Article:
July’21 was another flat month for the indices (Nifty +0.3%) with interesting internals: small-caps and mid-caps outperformed with IT, consumers and healthcare the key sectoral leaders at the expense of financials and metals. The momentum, however, returned towards the end of the month. We remain constructive on the broader markets with tailwinds from the post-lockdown recovery, the strengthening investment cycle and earnings momentum driving it. Our focus remains on quality names with strong balance sheet, with a bias towards cyclicals.
We are seeing a gradual opening up of the economy as the second wave now seems to be receding. This has driven momentum in some sectors such as – banks, retail, and travel. We do see some opportunities in quality names in these sectors but remain selective and cautious for a few reasons.
The opening-up will be more gradual than the pre-Diwali phase last year, as governments will be more cautious given the ferocity of the second wave. An example is the reluctance of the Maharashtra government to open vulnerable venues such as cinemas and theatre. While some pent-up demand will undoubtedly play out, it may be more gradual than in CY20.
One uncertainty is how consumer sentiment plays out. The second wave had a much bigger impact on health and many middle- and upper-class families were affected by the tragedy. That may slow consumption propensity when the economy unlocks – we have to keep an eye on trends in each category.
Raw material inflation remains a challenge for most consumer-related sectors. The sharp rally in global commodities have forced most companies to absorb some of the margin impact and there appears to be no immediate respite. This headwind will be a factor for consumer company earnings for at least a couple of more quarters.
We see the short-term rally in some of these opening-up beneficiaries continuing for a while. We remain focused on the quality names in these segments, which can withstand the risks we highlighted above. Our pivot towards cyclicals, however, is not affected by these short-term trends.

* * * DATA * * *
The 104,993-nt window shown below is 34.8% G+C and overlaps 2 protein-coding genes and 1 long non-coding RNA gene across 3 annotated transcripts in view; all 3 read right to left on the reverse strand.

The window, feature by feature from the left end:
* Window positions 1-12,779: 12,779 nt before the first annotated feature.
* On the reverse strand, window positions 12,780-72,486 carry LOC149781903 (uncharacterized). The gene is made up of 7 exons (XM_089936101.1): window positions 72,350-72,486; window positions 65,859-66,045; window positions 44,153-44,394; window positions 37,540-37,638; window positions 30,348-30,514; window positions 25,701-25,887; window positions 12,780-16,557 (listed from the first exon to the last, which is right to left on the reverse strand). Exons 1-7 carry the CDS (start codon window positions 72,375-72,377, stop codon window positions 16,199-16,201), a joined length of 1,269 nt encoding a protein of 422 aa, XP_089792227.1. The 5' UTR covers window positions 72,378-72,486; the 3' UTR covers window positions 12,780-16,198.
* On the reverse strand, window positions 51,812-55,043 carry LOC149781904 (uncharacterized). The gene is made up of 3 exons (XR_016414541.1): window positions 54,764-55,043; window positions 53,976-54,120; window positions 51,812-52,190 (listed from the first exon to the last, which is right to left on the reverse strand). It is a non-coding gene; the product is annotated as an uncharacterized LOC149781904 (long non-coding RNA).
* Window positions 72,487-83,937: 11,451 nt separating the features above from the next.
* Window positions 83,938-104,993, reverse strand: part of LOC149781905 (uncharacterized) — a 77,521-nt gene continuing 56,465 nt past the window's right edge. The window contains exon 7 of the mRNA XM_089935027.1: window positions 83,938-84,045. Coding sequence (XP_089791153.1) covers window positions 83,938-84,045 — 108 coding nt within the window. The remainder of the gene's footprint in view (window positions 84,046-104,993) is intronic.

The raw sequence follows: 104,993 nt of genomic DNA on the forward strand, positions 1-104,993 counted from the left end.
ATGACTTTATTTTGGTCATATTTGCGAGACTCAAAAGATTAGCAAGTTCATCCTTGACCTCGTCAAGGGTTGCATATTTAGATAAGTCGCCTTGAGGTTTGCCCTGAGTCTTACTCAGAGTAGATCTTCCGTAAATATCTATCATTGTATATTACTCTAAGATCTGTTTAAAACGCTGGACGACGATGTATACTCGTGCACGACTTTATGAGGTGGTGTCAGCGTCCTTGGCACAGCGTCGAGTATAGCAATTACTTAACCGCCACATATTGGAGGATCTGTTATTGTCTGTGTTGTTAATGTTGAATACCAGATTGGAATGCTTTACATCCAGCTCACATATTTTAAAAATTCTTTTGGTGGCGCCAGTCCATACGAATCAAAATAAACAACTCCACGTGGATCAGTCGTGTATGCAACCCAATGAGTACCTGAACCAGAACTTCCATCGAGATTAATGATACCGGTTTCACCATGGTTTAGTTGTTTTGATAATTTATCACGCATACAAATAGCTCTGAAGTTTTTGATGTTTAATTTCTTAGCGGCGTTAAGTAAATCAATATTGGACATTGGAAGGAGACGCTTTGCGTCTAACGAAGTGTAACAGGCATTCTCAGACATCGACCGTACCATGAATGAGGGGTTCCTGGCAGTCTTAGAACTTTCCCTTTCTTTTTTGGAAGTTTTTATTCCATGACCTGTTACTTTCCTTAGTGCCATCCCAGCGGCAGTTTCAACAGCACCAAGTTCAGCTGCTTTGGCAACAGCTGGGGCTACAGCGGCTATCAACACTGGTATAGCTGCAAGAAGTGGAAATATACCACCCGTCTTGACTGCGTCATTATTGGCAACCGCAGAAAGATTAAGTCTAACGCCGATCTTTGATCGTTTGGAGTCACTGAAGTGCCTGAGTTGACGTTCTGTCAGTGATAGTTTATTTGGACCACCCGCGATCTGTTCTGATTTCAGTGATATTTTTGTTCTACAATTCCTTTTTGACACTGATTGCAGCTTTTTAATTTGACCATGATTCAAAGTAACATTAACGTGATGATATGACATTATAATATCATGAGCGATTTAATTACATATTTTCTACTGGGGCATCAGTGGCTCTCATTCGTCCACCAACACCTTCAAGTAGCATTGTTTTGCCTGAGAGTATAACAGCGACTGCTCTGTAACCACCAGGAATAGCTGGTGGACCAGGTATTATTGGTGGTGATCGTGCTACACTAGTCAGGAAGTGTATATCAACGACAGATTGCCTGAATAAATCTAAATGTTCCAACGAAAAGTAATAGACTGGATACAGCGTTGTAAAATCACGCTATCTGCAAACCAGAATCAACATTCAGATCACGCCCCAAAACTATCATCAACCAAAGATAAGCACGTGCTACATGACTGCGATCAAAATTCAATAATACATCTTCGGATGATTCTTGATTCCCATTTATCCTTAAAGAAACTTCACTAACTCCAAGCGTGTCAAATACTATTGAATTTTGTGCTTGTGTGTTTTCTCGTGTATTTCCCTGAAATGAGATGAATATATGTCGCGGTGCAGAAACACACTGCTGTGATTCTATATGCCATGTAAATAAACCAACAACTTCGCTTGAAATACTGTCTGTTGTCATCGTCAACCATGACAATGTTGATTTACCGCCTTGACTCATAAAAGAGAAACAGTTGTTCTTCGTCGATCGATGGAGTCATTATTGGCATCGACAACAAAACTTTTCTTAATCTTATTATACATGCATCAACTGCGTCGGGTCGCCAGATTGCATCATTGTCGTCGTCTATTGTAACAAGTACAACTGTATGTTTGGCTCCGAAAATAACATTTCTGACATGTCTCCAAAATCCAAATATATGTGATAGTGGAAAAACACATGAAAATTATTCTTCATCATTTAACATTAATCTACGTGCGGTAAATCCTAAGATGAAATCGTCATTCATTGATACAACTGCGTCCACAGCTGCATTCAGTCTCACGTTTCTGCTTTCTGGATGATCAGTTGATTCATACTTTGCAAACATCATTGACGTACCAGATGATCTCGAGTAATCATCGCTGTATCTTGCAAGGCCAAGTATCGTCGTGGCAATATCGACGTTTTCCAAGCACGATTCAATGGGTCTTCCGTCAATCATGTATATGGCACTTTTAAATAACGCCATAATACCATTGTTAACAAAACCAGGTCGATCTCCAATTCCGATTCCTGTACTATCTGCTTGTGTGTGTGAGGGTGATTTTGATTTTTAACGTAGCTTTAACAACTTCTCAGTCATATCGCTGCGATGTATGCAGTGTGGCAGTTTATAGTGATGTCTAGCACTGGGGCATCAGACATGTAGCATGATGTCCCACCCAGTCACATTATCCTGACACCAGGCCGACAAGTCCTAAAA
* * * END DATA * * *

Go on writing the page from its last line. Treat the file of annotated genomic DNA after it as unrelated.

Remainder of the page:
Earnings for 1QFY22 have been resilient through this quarter, despite the negative effects of the second wave of Covid-19. The y/y comparisons are coloured by a weak base, but the 2-year trends are positive with PAT growth at 16%, despite 3% top line growth. The margin performance is particularly heartening; in the context of the gross margin pressures (-800bps y/y) from rising commodity prices. The resilience of banks and NBFCs to the second wave has also been a significant positive.
There has been, however, an impact on FY22 earnings estimates, and the upward revision momentum has reversed since May’21. This is mainly an adjustment for the 1Q sluggishness and the trend should now start to stabilise as the economy opens up. The pressure, however, has been asymmetrically felt by the large-caps, the mid-cap Nifty earnings remains resilient. This is driving some of the mid-cap outperformance of the last month.
The momentum in midcap earnings is visible in how the relative valuations are playing out. After trading at a persistent discount through CY19, the midcap index PE is now at parity with the broader Nifty. In a recovering economy, we think that this works largely in favour of midcaps – the alarm bells go off when the premium significantly widens. Given the superior earnings momentum, it is likely that midcaps will outperform for the immediate future. However, midcaps generally carry higher risk, especially on liquidity when the cycle turns. We may increase our exposure to mid-caps, but in a measured manner with increased risk guardrails when picking the stocks.
We are geared towards an upward-trending market. Our cash holdings remain minimal, and we aim to deploy as quickly as we can. We may increase our allocation towards cyclical sectors and mid-caps, while retaining significant guardrails on the quality of companies that we invest in.
Head of Research
Alchemy Capital Management Pvt. Ltd